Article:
[UK] Tracking time spent on work for clients and customers in order to invoice them correctly can be a real headache for freelancers and companies alike. Which would also explain why time tracking solutions is a very crowded market. But that isn’t stopping 1DayLater, a feisty new startup from the North East of England founded by David and Paul King.
The two brothers say that having worked as freelancers themselves they decided to “scratch their own itch” after finding it hard to keep track of how much time they were spending on behalf of their clients and the difficulty this created when it was time to invoice them. The resulting product, says Paul King, distinguishes itself from the competition, which includes the likes of Toggl, Lets Freckle, Harvest and Klok, through the ability to log time, money and mileage via a single entry, as well as better visualization tools and search, and the browser-based application’s overall ease-of-use.
The service is currently in Beta and will remain free of charge until at least February. After which 1DayLater will cost between £10-20 per month. (Update: There will always be a basic free version, therefore it’s a classic ‘freemium’ play).
1DayLater also offers a fully documented API so that developers can build additional functionality on top of their data. Outlook integration is already in the pipeline courtesy of the The North East Centre for Digital Innovation’s Codeworks developer scheme.
To-date the company is privately financed – around £20k – based on a 6 month fellowship at Teesside University (Institute of Digital Innovation), other grants and a personally guaranteed EFG (Enterprise Finance Guarantee) bank loan. 1DayLater is hoping to raise additional investment to help fund and accelerate growth and plan to target the North East of England’s new JEREMIE funding that we recently wrote about.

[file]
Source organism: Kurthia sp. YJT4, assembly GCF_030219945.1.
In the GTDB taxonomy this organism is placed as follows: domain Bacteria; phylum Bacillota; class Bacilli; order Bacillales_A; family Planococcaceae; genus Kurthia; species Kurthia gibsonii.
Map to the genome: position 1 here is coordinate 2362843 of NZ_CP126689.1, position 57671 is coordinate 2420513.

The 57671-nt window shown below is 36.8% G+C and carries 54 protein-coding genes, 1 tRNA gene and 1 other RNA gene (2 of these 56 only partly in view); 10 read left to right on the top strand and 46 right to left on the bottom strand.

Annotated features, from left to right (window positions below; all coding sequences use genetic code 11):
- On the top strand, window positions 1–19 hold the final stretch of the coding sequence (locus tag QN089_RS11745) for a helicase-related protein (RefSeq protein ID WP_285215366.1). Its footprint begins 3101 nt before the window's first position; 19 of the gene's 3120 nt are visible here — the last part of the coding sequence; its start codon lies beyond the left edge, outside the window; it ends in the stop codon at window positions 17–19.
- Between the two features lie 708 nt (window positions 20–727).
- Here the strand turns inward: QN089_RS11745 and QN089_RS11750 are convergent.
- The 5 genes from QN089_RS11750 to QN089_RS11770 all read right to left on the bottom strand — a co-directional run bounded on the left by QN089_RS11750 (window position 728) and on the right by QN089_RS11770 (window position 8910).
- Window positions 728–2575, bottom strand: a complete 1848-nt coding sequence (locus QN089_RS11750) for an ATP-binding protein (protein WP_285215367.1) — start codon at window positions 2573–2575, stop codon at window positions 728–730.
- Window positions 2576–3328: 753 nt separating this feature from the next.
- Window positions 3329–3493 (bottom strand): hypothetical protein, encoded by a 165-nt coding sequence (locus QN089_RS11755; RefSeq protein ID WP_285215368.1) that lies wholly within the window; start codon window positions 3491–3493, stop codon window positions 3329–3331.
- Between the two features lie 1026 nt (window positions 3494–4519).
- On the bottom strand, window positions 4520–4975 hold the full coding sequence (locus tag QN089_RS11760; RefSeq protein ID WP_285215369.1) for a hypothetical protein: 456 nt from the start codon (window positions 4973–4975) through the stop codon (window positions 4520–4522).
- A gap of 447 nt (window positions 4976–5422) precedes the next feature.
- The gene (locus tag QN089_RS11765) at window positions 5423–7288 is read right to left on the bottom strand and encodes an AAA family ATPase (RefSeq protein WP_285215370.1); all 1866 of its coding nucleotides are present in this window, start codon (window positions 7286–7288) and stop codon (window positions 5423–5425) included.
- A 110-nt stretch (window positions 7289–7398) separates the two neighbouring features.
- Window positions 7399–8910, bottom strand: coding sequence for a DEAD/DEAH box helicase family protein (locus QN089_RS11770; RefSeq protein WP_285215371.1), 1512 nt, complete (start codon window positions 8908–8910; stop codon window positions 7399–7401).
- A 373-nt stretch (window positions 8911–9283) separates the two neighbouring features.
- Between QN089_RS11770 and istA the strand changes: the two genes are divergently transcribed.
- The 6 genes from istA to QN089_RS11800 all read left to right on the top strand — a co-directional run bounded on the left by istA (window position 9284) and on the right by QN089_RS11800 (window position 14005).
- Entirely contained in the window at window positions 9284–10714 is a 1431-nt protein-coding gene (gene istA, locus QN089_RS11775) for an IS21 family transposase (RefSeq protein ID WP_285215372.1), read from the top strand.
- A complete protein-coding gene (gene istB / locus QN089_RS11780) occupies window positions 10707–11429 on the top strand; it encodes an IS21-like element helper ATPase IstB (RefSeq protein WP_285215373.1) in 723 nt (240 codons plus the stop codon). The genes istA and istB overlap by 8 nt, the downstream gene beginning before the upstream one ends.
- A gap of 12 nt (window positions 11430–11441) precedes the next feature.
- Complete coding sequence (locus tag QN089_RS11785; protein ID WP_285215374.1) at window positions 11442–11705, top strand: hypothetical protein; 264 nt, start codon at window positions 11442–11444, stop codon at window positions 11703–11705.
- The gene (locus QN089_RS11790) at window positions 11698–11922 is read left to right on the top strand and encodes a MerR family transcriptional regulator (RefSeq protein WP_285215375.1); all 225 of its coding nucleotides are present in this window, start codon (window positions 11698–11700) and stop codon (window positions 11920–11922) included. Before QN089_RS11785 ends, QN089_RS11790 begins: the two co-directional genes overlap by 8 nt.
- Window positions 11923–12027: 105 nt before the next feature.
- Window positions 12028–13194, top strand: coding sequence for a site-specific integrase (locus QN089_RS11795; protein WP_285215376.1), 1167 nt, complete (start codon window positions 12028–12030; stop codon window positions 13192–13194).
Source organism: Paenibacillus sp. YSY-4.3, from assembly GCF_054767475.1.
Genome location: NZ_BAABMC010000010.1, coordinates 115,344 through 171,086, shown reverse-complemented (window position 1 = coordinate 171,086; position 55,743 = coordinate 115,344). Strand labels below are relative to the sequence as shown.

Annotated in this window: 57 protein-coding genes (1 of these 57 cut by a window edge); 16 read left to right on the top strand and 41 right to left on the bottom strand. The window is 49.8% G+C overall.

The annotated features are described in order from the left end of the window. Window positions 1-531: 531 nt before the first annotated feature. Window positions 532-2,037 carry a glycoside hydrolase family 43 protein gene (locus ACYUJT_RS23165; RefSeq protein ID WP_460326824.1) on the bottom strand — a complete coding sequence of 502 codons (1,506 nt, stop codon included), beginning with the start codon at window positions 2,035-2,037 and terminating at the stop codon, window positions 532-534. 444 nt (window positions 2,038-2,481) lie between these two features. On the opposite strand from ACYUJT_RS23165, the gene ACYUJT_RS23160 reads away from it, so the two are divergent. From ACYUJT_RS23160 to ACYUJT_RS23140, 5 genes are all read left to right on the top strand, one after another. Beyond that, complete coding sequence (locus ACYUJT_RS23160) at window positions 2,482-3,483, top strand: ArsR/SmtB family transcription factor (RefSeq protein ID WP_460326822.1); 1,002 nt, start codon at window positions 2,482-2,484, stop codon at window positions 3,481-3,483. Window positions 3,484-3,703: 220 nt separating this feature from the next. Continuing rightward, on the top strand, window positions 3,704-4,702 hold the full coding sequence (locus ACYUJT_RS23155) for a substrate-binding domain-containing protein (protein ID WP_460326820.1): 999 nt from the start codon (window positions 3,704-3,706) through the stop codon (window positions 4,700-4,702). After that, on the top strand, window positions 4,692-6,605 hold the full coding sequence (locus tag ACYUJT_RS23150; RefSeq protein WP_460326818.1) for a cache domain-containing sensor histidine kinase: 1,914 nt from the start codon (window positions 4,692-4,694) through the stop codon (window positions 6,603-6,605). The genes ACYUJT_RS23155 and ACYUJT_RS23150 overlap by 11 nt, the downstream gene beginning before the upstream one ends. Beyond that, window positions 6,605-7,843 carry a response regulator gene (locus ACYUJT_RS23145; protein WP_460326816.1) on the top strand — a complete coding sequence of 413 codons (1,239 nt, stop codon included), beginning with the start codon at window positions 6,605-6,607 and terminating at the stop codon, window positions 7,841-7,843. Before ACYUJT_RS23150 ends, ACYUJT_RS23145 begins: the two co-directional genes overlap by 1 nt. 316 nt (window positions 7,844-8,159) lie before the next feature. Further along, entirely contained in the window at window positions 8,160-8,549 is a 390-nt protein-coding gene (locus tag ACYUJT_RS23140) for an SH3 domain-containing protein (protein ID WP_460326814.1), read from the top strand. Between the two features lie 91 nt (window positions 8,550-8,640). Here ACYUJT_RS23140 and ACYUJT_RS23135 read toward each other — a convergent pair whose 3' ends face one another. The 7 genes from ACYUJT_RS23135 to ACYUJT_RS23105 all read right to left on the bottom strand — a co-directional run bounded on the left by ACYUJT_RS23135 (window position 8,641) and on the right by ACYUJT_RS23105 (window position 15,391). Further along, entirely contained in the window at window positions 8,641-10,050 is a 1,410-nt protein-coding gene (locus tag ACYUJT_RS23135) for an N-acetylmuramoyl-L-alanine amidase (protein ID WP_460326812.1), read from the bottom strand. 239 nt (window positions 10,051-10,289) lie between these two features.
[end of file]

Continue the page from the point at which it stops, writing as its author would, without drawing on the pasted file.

Since founding 1DayLater, the “King Brothers”, as they are known locally, have become very active in as well as a benefactor of the region’s startup scene (see their blog). Local digital initiatives that they are involved in include Teessides Institute of Digital Innovation and Sunderland Software City, both of which 1DayLater is also a case study for. Paul King is also an official North East Ambassador helping to promote the North East as “a great place to live and work.”
Proof of their allegiance to the region, the two brothers recently sprang to the defense of the North East after an article was published in the Telegraph newspaper written by Milo Yiannopoulos (of TechCrunch Europe ‘fame’) entitled “Sun Tech Mission 2009: it’s (still) grim up North” which criticised the area’s limited startup ecosystem. Paul King commented that “rather than being “grim up north” it’s actually an exciting and thriving environment to be starting a business in.”
All of this hasn’t gone unnoticed locally either. 1DayLater was recently voted by the regions largest newspaper as one of the North East of England’s top ten brands.